Testing and optimizaton of a miniature microwave ion thruster

Open Access
Taunay, Pierre-Yves
Graduate Program:
Aerospace Engineering
Master of Science
Document Type:
Master Thesis
Date of Defense:
May 03, 2012
Committee Members:
  • Michael Matthew Micci, Thesis Advisor
  • Sven G Bilen, Thesis Advisor
  • microwave ion thruster
  • MMIT
  • electric propulsion
  • electron cyclotron resonance heating
  • miniature microwave ion thruster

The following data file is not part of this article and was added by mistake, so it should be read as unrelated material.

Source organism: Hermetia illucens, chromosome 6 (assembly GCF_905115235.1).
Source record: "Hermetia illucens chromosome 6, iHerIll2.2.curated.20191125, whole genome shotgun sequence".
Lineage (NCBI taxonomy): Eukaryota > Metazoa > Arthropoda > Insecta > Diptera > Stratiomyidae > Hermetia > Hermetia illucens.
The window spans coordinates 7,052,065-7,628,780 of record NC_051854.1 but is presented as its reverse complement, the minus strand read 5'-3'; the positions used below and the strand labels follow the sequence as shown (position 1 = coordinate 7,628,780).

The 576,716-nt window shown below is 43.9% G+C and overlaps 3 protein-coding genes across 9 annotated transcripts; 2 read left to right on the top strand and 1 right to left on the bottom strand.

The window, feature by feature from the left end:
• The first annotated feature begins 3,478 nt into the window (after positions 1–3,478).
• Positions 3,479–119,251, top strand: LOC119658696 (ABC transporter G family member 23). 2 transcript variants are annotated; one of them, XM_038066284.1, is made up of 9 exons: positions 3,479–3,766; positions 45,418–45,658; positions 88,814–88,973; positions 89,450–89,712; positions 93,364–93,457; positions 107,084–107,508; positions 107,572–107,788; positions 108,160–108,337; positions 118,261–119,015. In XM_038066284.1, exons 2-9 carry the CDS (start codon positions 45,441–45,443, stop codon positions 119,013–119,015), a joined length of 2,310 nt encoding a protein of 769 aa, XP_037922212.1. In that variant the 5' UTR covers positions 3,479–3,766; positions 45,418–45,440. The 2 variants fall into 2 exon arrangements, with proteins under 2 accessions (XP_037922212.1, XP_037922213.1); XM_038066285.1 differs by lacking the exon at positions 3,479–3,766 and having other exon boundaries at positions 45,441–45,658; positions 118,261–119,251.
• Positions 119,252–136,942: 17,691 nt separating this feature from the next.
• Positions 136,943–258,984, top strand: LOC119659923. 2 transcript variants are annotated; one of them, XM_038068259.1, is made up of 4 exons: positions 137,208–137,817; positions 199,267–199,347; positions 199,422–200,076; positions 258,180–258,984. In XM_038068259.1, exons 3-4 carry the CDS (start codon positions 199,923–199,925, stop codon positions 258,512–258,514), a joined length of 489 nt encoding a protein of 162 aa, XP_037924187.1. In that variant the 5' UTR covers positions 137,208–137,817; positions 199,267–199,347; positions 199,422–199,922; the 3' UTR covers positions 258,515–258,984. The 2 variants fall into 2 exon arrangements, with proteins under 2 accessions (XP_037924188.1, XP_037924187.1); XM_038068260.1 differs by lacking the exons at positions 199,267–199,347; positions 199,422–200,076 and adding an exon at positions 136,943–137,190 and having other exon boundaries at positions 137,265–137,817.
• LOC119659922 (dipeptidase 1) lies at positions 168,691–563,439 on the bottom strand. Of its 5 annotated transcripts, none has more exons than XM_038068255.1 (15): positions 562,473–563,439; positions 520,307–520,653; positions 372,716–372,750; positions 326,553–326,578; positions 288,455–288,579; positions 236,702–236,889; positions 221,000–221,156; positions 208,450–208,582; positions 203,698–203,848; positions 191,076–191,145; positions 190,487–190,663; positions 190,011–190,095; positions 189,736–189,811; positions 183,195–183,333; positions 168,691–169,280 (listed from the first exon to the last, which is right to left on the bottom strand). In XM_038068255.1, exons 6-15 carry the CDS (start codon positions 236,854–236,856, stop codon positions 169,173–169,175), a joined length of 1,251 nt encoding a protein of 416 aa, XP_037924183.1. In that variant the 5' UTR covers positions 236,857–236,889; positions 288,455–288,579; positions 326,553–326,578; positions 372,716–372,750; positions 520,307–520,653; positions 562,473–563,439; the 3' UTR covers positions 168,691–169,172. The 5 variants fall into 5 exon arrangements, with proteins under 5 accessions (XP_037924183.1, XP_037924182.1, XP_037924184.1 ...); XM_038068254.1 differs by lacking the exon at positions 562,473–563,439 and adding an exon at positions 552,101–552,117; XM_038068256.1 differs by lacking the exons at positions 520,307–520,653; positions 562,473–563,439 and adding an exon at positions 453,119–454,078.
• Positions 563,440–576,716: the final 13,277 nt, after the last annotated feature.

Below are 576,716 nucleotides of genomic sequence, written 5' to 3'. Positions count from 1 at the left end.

Ion thrusters are able to provide low thrust and high specific impulse, making them suitable for station keeping missions and interplanetary travel. One important feature of this type of space propulsion is the emission of charged particles away from the spacecraft, requiring the use of a neutralizer emitting electrons in order to ensure thrust. This thesis presents the design and testing of a microwave miniature of ion thruster using an electron cyclotron resonance discharge. The propellant (argon or xenon) flows inside a discharge chamber at an operational mass flow rate of 0.15 sccm and is then ionized by the coupling between an oscillating electromagnetic field of frequency 5 GHz fed by a ring-type antenna and a permanent magnetic field created by two concentric magnets. Only 4 W of total absorbed power is required to obtain ionization of the plasma, and 0.4 W to sustain it. The plasma created then is accelerated through a pair of grids that have a given potential across them. Our device can operate either in an ion thruster mode, accelerating the argon or xenon atoms, or in an electron emission mode, accelerating only electrons. In the ion thruster mode the thruster is predicted to produce a thrust of 217 μN with a mass utilization efficiency of 46% and a total efficiency of 75% if the propellant used is argon. A numerical analysis of both the permanent magnetic fields and electromagnetic radiation inside the discharge chamber was also conducted. It was found that the thickness of the yoke plate to which the magnets are connected does not have any effect on the magnetic field inside the chamber and that the the antenna had to be positioned 2 mm away from the magnets in order to provide the best permanent magnetic field-electromagnetic radiation coupling. The electromagnetic radiation simulation also allowed us to validate the design of the microwave antenna.